The fact Newsome was willing to disclose how badly he wanted Ramsey was revealing. Newsome is not worried about protecting Stanley’s feelings. There is already pressure on Stanley, and if he can’t handle that, he is going to struggle anyway.

Remember, Tunsil wasn’t the only top player the Ravens passed on at No. 6. Any of the next five players drafted would have addressed one of the Ravens’ primary needs - defensive end DeForest Buckner (No. 7, left tackle Jack Conklin (No. 8), outside linebacker Leonard Floyd (No. 9), and cornerbacks Eli Apple (No. 10) and Vernon Hargreaves (No. 11).

Stanley’s job is to prove Newsome made the right choice. But Tunsil’s video? That was one video too many for the Ravens.

Ravens draft grade: Solid, not sensational

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Ravens draft grade: Solid, not sensational

After a draft that featured a whopping 11 players, the Ravens should be better, and they are. We’re all guessing at this point, but I’d give them a B grade for this draft. Here are five takeaways Ravens’ which should explain why I like their draft, but can’t love it at this point:

1. The Ravens attacked their need for pass rushers

Unless the Ravens missed in the second-round (OLB Kamalei Correa), the third-round (DE Bronson Kaufusi), and the fifth-round (DE Matt Judon), their pass rush will improve. With those three, along with Elvis Dumervil and Za’Darius Smith, the Ravens can get after quarterbacks even if Terrell Suggs is not the same after his second Achilles injury.

2. Not taking a cornerback sooner could haunt the Ravens

They need corner help, but did not get any until drafting Tavon Young of Temple (fourth-round) and Maurice Canady (sixth round). If those two are slow to develop, the Ravens could find themselves scrambling to find cornerback help in August, especially if there is an injury or two at that position.

3. More playmakers should make the Ravens more explosive

The pass rushers on defense should create more turnovers.  And keep an eye on running back Kenneth Dixon (fourth round) and wide receiver Chris Moore (fourth round). Dixon is shifty, and he has good hands. Moore is a deep threat with superb ball skills. Both have the potential to be Sunday playmakers, not only in 2016, but beyond.

4. Taking either pass rusher Noah Spence or inside linebacker Miles Jack would have given this draft more star potential

After Laremy Tunsil’s gas mask video surfaced, I agreed with the Ravens’ decision to take left tackle Ronnie Stanley at No. 6. But the Ravens may regret passing on both Spence and Jack in the second round. After wide receiver Breshad Perriman missed all of last season with a knee injury, it’s hard to blame the Ravens steering clear of Jack due to his knee issues. But without Jack, the Ravens still need help at inside linebacker next to C. J. Mosley. As for Spence, maybe the Ravens’ background check told them it was too risky to take him, after he left Ohio St. for Eastern Kentucky due to drug issues (ecstasy). But Spence went No. 39 to the Buccaneers, and if he becomes a double-digit sack artist immediately, that will be tough for Ravens fans to watch.

5. Keenan Reynolds could be much more than just a popular sixth-round pick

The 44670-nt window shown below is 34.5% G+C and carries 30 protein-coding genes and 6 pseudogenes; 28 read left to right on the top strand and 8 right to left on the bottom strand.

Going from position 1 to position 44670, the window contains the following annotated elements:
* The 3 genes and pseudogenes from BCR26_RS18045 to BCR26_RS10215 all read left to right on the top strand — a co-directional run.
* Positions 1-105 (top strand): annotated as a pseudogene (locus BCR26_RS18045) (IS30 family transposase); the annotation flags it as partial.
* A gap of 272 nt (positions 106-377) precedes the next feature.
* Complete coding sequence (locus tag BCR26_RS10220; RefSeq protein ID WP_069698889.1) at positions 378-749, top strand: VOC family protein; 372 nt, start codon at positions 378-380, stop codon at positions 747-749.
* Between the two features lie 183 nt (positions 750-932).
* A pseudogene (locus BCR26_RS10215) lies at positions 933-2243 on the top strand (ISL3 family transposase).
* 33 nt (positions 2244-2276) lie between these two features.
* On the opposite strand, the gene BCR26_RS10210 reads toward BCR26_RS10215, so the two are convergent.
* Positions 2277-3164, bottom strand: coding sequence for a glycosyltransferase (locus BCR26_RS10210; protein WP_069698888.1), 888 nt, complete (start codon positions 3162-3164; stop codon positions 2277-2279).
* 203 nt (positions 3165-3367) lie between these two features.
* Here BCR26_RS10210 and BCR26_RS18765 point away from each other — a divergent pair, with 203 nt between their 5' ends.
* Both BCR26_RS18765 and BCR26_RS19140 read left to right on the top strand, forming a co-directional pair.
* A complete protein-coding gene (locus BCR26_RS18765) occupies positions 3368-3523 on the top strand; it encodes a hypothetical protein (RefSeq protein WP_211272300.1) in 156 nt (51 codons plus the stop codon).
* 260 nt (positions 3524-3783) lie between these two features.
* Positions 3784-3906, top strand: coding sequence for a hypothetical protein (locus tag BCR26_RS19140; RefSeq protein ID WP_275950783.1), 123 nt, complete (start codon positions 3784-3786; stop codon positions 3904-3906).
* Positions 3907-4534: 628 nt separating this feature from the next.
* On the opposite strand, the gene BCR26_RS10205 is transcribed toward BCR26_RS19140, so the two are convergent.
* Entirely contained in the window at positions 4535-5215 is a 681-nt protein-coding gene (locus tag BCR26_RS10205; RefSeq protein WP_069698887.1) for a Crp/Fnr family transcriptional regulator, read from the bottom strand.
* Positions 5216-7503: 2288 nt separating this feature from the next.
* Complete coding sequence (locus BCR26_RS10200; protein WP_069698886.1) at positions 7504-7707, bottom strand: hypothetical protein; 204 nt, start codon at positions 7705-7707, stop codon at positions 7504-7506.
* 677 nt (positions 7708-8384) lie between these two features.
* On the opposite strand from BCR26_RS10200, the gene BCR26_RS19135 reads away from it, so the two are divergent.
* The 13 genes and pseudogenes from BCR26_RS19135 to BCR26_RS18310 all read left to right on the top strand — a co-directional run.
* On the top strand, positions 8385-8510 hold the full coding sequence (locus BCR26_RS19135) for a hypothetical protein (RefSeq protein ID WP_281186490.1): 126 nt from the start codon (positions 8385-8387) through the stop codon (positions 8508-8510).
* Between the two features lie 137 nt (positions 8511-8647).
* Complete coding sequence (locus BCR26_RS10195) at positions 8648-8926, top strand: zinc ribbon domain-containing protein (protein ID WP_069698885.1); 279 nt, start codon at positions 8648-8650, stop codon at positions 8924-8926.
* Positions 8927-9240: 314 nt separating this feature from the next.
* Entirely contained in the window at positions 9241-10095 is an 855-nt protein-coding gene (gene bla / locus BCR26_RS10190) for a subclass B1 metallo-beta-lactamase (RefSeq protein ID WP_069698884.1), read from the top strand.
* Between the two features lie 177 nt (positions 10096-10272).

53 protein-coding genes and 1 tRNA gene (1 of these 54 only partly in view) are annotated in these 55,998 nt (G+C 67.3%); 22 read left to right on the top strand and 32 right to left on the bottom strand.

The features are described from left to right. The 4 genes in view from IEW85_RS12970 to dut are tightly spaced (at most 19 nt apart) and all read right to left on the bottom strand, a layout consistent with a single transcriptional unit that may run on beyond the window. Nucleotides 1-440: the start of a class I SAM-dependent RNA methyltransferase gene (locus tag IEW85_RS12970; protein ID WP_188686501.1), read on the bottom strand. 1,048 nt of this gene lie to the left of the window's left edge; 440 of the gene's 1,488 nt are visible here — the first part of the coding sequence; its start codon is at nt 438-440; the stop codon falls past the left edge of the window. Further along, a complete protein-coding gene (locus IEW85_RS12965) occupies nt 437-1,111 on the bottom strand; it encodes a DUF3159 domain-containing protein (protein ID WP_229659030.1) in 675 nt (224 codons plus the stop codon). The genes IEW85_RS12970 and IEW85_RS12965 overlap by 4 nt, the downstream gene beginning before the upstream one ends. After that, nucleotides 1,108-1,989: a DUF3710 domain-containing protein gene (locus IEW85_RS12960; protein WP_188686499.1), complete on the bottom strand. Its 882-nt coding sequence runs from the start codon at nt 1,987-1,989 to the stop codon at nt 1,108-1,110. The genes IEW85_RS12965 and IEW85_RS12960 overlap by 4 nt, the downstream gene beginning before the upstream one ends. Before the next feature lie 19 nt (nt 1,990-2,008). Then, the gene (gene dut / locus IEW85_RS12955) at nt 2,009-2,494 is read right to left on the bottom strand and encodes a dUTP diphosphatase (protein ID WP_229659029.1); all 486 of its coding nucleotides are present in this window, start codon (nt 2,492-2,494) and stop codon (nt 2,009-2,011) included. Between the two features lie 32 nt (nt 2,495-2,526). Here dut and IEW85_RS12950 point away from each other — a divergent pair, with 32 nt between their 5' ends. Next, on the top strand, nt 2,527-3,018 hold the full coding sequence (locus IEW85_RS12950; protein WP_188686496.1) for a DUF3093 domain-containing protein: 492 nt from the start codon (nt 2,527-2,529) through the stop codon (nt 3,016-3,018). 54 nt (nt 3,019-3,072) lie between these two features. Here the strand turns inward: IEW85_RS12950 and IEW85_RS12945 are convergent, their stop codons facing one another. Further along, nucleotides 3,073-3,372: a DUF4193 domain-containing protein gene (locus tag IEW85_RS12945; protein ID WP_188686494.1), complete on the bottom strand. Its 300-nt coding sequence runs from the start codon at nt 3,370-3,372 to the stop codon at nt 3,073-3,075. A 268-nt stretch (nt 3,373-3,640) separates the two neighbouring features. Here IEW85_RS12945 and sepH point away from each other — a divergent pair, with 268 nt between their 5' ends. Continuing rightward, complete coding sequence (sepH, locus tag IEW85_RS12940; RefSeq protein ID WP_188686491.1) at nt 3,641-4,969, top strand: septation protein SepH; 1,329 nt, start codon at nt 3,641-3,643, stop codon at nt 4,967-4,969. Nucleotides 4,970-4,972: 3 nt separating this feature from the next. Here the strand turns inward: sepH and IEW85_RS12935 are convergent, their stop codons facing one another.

Ravens’ officials had tears in their eyes talking about the reaction of former Navy star Reynolds, after he received the Ravens’ phone call. It’s a feel-good story, but it could be much more. Reynolds has all the traits to be a dynamic punt returner – toughness, vision, open-field quickness, and sound judgment. Reynolds usually makes the most of an opportunity. Don’t be surprised if he does it again.

Ravens take chance on Navy QB Reynolds after position change

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Ravens take chance on Navy QB Reynolds after position change

After his memorable career at Navy, Keenan Reynolds fulfilled another dream Saturday when the Ravens drafted him in the sixth round (No. 182 overall).

Reynolds has been told by Ravens general manager Ozzie Newsome that he will compete for a roster spot as a wide receiver – punt returner, after playing quarterback at Navy. When he received the phone call from Newsome, Reynolds described it has one of the most emotional moments of his life. 

“Relief, excitement,” Reynolds said during a conference call. “I was upset (watching the draft). I know I can play with these guys. To see my name, to see my phone ring…It’s a dream come true. All I ever wanted to do was play on Sundays.”

It remains to be seen if Reynolds’ Navy obligations will interfere with his dream of an NFL career. Reynolds said he had already talked with some Navy officials, and hoped a resolution could be reached.

“I think being in the DMV area is going to help my cause, but again that’s a call that’s up to the Navy,” Reynolds said. “It’s up to the secretary of the Navy and the Navy. But right now I’m just trying to bask in what the now is, and I’m just blessed to be picked up, and I’m ready to get started.”

Asked when he would get an answer from the Navy, Reynolds said, “It will be soon. It will probably happen within the next few days. 

Reynolds believes he can make a quick transition to wide receiver. 

“I’ve been running routes like crazy, trying to get quicker in and out of my routes, I’ve been catching punts – everything that they want me to do. To get to work with Steve Smith Sr. and learn from him, try to get better from him? It’s going to be an awesome ride.”

CSN analyst Brian Mitchell, a former returner with the Redskins, has been working with Reynolds on his punt return technique. 

“He kind of gave me some extra drills,” Reynolds said. “He brings an innovative style, also perspective from somebody who has returned punts. I’m just extremely excited.”